Within this section, students will be given dozens of prefixes and suffixes to learn. They will break words into parts and analyze how the pieces come together. They will practice making educated guesses of definitions to high level vocabulary words and use a dictionary (Internet or hard cover) to confirm the accuracy of their answers. Next, they will practice seeing these high level words in context, and finally, use these words themselves in their writing.

Unit 2 – Greek and Latin Root Words
In this section, the students are given a list of twenty-four Greek and Latin root words. Each root word has three English words that use each particular root. The teacher can choose to have the students learn them all at once and test them at the end, or she can assign a few each week and learn them over the course of the year.

For each of the sets of root words, the students can use the worksheets to help them practice learning the words. The students will write the words and definitions, then draw a study picture to help them internalize the words. This will be referred to as a Picture Dictionary. With the Picture Dictionary, the students will draw two parts for each word:

Part I –
The students will draw a word that sounds like the word. For example, for the word “graphite”, the students can draw two graphs fighting.

Part II –
Next, the students think of a way to add the definition to the picture. For example, “graphite” is black carbon used in pencils. Therefore, the students can draw the two graphs sword fighting with pencils. By connecting a familiar picture that sounds like the word to the definition of the word, the students will have a trick that will help them remember the words for a long time.

Note: Many of the words in this section are already familiar to the students. For words such as “thermometer”, rather than making a study picture to memorize the definition, have them draw a picture of the actual object. Next, they can label the picture with the root words showing how they relate to the word. For “thermometer”, the students can label “therm” with a line pointing to the red (representing heat) on the picture. They can add “meter” to label where the red ends which shows the “measurement” of the heat. This gives them more practice looking at how root words function within a word.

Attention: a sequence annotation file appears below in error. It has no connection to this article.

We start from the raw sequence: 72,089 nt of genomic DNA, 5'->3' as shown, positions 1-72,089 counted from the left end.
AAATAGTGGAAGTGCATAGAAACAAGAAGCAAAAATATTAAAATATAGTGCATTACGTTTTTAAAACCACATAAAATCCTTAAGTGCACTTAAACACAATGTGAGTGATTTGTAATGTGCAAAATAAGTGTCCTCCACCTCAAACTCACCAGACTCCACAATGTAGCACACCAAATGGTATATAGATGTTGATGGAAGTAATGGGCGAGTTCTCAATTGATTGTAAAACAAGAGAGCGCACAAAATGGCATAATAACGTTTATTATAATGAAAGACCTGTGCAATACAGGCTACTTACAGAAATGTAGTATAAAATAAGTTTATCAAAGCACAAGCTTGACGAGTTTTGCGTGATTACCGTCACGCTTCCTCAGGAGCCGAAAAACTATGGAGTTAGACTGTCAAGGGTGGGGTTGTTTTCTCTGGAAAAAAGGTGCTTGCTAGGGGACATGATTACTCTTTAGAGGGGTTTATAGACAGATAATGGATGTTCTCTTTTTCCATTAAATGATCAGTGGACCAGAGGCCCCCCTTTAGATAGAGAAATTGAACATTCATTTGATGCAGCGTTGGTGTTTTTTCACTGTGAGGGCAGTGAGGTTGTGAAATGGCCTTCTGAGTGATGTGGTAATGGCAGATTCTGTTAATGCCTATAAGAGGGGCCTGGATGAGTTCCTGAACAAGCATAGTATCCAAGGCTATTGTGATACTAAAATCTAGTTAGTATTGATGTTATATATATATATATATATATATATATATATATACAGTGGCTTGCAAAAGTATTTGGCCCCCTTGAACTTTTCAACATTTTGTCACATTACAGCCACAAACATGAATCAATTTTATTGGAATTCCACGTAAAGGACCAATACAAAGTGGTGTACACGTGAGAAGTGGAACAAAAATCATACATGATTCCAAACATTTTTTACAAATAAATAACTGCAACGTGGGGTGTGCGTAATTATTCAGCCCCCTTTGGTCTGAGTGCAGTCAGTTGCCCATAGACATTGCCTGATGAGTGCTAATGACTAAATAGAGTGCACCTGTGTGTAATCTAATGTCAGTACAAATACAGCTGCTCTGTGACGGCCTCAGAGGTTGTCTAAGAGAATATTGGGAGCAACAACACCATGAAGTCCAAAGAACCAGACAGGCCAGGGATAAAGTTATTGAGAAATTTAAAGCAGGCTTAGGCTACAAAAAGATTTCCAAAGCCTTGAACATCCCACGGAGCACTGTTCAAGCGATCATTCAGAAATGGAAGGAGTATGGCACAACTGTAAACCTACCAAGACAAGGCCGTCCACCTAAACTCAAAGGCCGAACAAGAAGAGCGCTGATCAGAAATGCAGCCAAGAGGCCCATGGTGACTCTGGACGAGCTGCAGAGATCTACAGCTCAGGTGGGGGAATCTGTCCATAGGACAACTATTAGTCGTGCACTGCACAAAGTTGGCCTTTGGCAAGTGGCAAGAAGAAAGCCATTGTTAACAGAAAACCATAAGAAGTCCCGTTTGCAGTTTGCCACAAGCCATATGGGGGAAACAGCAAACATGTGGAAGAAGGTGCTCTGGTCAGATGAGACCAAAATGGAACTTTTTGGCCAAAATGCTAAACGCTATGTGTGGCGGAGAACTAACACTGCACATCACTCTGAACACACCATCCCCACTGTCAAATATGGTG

Unit 3 – Greek Root Words (4 Week Unit)
Each week, students are given three sets of words. Each set contains a root word and five English words that use those root words. There is also a spelling routine that gives the students activities to practice each day to become familiar with the words. These activities actually take about two weeks to finish if they are done 10 – 15 minutes a day. Therefore, at the end of the first week, the students take a spelling test. Next, the students use the second week to complete vocabulary activities until they are ready for the vocabulary test at the end. You can also choose to give the spelling and vocabulary test together at the end of the second week.

Within this section, the students will be making Picture Dictionaries again. If the teacher has already taught Unit 2, then the students will already know what to do. If not, the teacher can review the procedure for completing Picture Dictionaries with the class.

Obviously, if you spend two weeks on each set of words, this is actually an eight-week unit. You are free to pace the lessons however you like. At the end of each “Week”, there is a test for the students that you may give whenever you feel the students are ready.

Tip: Copy the list of words for each week. On the back of each set of worksheets, copy the Spelling / Vocabulary routine. This will help the students keep a handy reference of the activities at their fingertips.


1 review for Greek and Latin Root Words

  1. Frankie B. (verified owner)

    Very helpful with learning word roots! Thank you!